Q: Can listening to music help your workers to concentrate, or does it just provide a distraction?
A: Many people use music as a form of background noise whilst they work, because they feel that it helps them to concentrate on the task at hand. Certainly for many this may be true, and there are numerous studies that support this claim.
Some say that music can provide an added distraction, and researchers at the University of Cardiff found that students were less able to memorise lists of numbers and words when they listened to background music than when they attempted the task in silence.
However, research from the University of Windsor in Canada showed the opposite. They tested a group of software designers and found that the quality of their work was higher when they listened to music; they were quicker to do tasks, and reported feeling more positive too.
It would seem that music is not helpful to those who are undertaking data based tasks, but for those who are required to problem solve or think creatively it can make a marked improvement. If you are considering allowing your staff to listen to music at work, it is important to remember that everyone is different. Each member of your team will have a different way of learning, working and performing tasks. Some may benefit from music, whereas others may find it distracting. Some may enjoy upbeat music to keep them motivated, whereas others may prefer more relaxed instrumental music to focus their attention. Others may shun music entirely and opt for natural atmospheric sounds such as rainfall, bird song or the waves of ocean.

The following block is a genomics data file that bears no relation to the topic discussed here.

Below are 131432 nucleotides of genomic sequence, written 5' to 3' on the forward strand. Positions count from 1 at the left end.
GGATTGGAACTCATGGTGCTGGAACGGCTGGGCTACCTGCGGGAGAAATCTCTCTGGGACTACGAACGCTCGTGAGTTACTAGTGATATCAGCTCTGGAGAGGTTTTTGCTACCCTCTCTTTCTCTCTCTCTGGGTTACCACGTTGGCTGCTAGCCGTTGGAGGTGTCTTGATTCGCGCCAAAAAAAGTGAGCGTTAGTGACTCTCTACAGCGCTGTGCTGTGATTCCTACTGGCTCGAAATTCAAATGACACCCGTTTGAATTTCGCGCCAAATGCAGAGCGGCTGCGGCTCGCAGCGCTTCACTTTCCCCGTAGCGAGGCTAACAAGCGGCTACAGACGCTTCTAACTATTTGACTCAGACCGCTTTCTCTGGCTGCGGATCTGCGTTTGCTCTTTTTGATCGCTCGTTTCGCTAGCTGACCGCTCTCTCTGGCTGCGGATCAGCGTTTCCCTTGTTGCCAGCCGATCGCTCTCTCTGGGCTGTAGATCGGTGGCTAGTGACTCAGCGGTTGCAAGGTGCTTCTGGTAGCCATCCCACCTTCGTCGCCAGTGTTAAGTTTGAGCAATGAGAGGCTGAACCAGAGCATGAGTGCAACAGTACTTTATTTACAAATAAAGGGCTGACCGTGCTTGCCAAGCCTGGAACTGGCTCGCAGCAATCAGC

The best approach to such a strongly debated issue is not a one-size-fits-all solution, but rather to let people choose for themselves. Provide headphones for your workers and allow them to choose from a range of sounds and music. Keep an eye on their productivity, and once they are able to better customise their working environment to suit their own needs you should see an improvement in their work.